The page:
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CABLING IN DATA CENTRES A guide for specifiers and installers

Cabling in data centres falls into three main categories – Data, Power and Building management. But they all have one thing in common: CPR. The Construcon Products Regulaon came into full force for cable in July 2017. Industry expert, FS Cables, explains what the new regulaon means in relaon to data centre cabling.

he Construction Products Regulation applies to almost all cables used within a civil structure (Buildings) and ranks them in one of seven classes, although only five are likely to be used (Class B2ca to Fca). Most cables sold in Europe for wiring buildings need to comply with the regulation. However, it is not a requirement for whoever is selecting the cables to choose a particular Class or even cables that are CPR compliant. It is up to the building designer, specifier, contractor, consultant or building owner as to whether they want to make it a contractual requirement. The new 18th edition of the wiring regulations also leaves it to individual choice to decide if CPR is even relevant and if so, which Class will be used.


Probably of more importance is to ensure the cables within a data centre emit minimal levels of toxic smoke and fumes when exposed to fire. In most cases, there are relatively few people in data centres but there is a vast amount of sensitive equipment with excellent air movement to aid cooling. This means that only cables classed as Low Smoke Halogen Free (LSHF) should be installed.

In conventional cables, PVC is widely used and when burnt gives off up to 28% of Hydrogen Chloride gas which combines with moisture in the air to create Hydrochloric Acid. This can be devastating to both people and equipment. With almost perfect air circulation through servers and other electronics, the acid coats everything including circuit boards and connectors. This risks random failures for years to come unless the equipment is replaced. However small the fire, even with good physical separation, the toxic fumes can still wreak havoc.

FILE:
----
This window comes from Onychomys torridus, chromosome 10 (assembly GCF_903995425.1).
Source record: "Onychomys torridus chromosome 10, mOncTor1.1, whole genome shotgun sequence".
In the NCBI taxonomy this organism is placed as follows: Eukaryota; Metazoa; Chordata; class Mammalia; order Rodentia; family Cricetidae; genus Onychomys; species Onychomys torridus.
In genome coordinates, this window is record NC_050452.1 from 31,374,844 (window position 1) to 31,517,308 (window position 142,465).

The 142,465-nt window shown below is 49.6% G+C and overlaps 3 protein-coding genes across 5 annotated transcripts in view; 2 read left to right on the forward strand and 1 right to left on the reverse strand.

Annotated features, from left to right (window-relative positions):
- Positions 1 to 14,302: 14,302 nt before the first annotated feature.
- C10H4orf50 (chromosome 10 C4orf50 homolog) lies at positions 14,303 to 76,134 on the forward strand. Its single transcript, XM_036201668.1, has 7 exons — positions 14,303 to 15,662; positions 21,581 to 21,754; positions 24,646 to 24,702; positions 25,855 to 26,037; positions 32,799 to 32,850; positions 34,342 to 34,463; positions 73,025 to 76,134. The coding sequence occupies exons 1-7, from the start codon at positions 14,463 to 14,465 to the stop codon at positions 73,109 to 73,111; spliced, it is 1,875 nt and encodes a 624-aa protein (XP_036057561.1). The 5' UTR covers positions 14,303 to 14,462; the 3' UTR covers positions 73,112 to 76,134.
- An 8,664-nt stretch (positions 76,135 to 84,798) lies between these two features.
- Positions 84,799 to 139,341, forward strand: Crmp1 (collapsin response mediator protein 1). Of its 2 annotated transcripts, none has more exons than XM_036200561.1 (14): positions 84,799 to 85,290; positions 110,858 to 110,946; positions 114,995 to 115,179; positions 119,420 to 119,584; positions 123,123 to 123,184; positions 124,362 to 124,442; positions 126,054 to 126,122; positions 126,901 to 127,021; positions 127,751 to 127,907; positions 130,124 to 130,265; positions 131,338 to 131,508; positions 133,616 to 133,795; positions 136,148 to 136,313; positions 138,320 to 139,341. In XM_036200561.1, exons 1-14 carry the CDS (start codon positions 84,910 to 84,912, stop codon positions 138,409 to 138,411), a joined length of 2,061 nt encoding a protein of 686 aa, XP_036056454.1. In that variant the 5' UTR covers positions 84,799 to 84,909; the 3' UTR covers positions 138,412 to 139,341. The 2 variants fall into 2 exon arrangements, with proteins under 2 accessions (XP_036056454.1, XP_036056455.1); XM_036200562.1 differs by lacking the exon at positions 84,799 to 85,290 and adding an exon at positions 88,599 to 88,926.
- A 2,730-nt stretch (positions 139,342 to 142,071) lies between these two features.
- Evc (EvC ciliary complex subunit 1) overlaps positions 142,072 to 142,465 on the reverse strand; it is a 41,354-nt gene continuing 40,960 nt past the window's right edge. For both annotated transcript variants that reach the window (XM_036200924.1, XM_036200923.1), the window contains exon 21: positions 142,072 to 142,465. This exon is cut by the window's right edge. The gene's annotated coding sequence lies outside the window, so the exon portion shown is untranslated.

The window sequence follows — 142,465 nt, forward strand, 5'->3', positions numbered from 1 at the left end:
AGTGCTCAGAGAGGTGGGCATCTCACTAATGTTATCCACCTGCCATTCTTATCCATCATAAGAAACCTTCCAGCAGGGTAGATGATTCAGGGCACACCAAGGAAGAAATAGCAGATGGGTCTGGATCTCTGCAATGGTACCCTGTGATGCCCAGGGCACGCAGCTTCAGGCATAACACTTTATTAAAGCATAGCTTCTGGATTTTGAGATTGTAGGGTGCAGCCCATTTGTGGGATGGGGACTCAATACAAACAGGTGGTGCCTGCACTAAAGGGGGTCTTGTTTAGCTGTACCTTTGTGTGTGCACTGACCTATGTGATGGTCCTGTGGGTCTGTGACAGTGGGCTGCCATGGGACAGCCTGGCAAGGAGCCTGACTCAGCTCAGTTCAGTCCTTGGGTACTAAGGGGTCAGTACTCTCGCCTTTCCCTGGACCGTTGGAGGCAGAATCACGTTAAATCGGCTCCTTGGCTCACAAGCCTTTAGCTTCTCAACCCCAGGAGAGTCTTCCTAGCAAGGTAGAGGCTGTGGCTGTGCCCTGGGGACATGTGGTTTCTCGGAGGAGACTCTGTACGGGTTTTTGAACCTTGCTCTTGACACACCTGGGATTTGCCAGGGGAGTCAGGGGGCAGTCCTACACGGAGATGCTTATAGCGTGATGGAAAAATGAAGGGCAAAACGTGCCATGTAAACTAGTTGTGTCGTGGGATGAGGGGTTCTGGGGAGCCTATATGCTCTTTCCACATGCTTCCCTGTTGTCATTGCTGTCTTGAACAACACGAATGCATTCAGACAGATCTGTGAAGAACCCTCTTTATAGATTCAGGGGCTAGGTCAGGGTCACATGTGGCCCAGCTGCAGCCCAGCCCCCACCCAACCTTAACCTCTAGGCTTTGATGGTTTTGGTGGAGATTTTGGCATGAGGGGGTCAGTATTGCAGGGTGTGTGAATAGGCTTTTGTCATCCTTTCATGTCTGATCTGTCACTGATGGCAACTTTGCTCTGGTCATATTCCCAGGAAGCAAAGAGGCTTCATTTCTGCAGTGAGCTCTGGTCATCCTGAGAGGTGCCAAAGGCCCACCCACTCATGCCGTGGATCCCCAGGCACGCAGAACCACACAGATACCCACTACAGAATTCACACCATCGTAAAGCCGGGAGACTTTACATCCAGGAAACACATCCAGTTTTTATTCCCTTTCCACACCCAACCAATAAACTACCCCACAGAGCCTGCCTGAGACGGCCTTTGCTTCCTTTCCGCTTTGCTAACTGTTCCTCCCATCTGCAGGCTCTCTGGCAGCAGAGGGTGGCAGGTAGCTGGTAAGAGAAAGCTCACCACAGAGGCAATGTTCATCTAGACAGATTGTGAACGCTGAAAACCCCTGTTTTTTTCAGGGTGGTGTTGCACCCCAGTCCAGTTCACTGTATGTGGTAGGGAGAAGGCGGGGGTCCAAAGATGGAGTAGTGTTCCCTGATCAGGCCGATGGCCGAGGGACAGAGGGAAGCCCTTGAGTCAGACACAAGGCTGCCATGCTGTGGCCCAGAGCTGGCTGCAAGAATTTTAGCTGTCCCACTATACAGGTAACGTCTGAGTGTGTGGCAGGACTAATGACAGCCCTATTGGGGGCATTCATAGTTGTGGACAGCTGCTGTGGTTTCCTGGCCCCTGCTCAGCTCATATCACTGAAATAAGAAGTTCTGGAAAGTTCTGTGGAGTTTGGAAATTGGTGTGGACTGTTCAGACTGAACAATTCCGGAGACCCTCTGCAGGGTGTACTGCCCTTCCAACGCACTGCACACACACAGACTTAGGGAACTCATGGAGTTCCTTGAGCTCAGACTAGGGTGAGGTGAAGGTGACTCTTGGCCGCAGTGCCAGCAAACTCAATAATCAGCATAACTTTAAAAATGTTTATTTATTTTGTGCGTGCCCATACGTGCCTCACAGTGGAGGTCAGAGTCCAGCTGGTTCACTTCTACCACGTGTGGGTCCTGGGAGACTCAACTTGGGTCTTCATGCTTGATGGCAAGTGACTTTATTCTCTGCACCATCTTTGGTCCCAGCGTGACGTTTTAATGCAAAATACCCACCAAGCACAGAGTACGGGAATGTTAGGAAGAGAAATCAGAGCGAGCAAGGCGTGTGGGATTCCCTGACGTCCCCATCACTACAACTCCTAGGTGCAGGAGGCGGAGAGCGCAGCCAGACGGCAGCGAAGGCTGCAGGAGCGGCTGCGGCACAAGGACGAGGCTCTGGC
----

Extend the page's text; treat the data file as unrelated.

Taking the cables group by group, cables carrying data are probably the simplest and most straightforward. Whether the design incorporates fibre or stays with conventional copper almost all these cables are LSHF as standard and widely available on the market.

The classic Category cables are also offered from stock with CPR classifications including the highest Class B2ca level on Cat 6, Cat 6A, Cat 7 and Cat 7A. Fibre has for many years, used LSHF compounds and elements throughout their construction where the cables are intended for use in buildings so there should be no issues obtaining a suitable product.

Power cables can vary, with a lot of inappropriate cable being used, including flexible rubber cables, SY and standard PVC armoured cables, to provide power to the cabinets from a central PDU.